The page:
Employers Falling Short on DEI Efforts, Bersin Report Finds

David B. Weisenfeld, XpertHR Legal Editor

Traditional business approaches to diversity, equity and inclusion (DEI) issues often are falling short, according to new research by global HR analyst Josh Bersin and his team. The research, based on survey responses of more than 800 HR professionals around the world, found that too many companies are not making DEI a meaningful business function.

Key findings in Bersin's report, Elevating Equity: The Real Story of Diversity and Inclusion, include:

  • 76% of companies have no diversity or inclusion goals at all;
  • 75% of companies do not include diversity and inclusion as part of their leadership development;
  • Only 32% mandate DEI training for employees and only one-third offer such training to managers; and
  • Only 22% of respondents believe their organization's DEI efforts have raised awareness among employers, customers or suppliers.

The report also states that fewer than 12% of employers compensate or track their senior leaders for meeting specific diversity or inclusion goals.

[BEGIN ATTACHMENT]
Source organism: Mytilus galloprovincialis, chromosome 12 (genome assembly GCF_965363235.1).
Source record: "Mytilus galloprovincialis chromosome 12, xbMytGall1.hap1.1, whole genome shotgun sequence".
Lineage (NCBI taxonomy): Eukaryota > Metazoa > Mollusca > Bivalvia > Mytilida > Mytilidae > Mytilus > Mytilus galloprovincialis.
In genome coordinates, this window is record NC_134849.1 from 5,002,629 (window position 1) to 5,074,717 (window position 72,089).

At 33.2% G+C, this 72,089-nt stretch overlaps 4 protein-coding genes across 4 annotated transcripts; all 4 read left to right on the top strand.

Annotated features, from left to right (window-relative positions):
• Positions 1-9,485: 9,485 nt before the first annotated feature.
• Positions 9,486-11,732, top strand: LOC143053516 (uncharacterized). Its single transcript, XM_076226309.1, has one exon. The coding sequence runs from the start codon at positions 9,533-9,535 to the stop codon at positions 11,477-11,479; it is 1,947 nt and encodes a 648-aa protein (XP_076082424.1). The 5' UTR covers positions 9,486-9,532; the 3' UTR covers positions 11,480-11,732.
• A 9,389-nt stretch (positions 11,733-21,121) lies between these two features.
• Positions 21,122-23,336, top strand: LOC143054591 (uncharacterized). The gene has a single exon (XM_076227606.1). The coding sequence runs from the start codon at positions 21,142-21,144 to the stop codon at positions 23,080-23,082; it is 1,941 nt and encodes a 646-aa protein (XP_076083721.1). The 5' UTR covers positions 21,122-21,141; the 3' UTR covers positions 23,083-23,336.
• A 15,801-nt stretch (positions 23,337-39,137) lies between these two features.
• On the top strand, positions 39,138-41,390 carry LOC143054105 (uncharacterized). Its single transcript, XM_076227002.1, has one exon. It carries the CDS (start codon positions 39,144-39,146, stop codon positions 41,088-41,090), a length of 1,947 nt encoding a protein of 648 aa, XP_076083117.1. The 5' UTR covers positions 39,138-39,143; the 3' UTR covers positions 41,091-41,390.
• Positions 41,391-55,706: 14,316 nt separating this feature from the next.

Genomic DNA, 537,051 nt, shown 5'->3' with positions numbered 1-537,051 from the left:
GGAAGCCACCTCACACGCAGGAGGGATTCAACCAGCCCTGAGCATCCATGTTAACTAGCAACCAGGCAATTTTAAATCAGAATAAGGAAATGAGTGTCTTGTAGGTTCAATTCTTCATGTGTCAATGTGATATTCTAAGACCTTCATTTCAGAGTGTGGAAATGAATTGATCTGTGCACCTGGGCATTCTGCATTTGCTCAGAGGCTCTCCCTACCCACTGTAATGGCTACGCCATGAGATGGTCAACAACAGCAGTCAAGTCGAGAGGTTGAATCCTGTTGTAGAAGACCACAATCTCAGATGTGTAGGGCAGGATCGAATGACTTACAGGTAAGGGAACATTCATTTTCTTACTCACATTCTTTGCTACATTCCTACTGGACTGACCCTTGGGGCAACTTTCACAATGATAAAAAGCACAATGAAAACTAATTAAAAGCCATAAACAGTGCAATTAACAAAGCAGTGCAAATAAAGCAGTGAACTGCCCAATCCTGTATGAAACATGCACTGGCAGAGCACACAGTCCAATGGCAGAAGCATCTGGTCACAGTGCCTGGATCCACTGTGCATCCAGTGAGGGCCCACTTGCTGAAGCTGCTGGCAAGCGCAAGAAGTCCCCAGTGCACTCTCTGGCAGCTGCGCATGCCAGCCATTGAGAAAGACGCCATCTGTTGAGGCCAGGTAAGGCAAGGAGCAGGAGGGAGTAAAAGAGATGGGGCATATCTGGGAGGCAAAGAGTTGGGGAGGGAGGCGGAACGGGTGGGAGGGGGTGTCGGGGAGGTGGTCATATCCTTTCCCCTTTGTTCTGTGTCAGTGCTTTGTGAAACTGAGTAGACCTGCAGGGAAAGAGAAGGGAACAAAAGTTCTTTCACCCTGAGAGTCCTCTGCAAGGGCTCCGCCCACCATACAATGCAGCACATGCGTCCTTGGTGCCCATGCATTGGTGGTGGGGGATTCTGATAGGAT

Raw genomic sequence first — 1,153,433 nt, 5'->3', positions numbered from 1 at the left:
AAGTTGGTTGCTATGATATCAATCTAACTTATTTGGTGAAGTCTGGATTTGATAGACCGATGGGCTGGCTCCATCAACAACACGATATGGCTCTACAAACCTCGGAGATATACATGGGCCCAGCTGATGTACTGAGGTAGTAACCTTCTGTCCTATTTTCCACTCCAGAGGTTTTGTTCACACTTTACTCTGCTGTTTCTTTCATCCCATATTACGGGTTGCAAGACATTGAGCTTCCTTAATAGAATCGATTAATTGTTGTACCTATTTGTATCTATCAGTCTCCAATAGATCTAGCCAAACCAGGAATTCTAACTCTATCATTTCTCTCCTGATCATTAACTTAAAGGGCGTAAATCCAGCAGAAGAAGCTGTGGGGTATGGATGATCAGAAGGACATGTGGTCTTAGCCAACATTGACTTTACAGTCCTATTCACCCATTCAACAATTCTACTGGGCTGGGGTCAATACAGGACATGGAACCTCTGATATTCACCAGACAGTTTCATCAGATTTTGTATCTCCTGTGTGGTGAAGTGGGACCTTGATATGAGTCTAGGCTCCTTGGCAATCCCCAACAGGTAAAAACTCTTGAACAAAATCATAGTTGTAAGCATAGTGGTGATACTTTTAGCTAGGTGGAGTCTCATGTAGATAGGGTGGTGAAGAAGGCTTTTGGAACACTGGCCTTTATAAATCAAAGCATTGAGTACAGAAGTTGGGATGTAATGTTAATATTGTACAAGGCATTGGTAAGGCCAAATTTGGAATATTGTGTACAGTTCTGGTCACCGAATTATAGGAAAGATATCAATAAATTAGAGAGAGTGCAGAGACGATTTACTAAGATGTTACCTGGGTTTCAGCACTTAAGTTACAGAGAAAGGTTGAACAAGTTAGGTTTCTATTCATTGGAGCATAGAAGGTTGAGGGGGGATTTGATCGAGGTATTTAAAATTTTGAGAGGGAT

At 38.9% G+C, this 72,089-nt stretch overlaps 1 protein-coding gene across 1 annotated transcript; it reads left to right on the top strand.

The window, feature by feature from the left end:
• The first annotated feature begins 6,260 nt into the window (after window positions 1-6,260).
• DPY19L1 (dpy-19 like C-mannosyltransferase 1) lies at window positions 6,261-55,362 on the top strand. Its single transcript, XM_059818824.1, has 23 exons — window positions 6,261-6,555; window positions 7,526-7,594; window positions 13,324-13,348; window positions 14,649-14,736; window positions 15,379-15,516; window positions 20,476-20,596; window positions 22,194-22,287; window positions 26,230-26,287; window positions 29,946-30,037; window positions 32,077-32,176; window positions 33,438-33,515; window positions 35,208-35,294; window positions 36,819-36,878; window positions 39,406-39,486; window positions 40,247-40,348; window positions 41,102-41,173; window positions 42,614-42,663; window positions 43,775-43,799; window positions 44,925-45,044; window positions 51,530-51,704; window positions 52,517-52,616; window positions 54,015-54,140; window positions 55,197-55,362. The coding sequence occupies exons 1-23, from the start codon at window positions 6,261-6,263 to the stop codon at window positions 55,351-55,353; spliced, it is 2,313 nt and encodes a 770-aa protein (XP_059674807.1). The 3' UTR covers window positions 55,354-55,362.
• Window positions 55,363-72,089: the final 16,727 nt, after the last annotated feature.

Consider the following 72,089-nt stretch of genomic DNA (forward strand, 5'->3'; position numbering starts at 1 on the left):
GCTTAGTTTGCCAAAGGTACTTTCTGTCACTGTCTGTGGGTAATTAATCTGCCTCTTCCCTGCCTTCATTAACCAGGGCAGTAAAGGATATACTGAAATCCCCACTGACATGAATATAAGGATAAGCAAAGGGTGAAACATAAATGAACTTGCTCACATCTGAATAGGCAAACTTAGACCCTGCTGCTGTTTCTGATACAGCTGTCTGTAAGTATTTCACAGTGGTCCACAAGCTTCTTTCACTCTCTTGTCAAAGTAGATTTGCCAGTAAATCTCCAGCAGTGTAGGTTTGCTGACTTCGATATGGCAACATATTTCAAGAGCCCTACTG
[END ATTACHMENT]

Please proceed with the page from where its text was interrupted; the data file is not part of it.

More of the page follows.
Despite the past year bringing renewed attention to DEI, Bersin analysts found that US diversity is backsliding at the highest levels of organizations. For instance, only three of the Fortune 500 companies are led by a Black CEO, down from seven less than a decade ago. The report also noted that there have only ever been two female Black CEOs in this category.

"Diversity, equity and inclusion is a hotly discussed topic and clearly essential to business success," said Bersin. "However, there are no clear guidelines on how to effect lasting, meaningful change."

This lack of guidelines clearly affects the HR realm. For example, a related research initiative from Bersin included responses from more than 3,000 HR professionals and found that out of the 20 capability areas assessed, DEI scored the poorest with 80% of HR professionals assessing themselves as "beginners."

In terms of equity, the report found that the "top driver of success" for organizations is listening to their employees and taking action on their input. Organizations that have put such listening and action strategies into place are:

  • 3.6 times more likely to innovate effectively;
  • 6.6 times more likely to adapt to change;
  • 8.4 times more likely to inspire a sense of belonging;
  • 8.5 times more likely to satisfy and retain customers; and
  • 12 times more likely to engage and retain employees.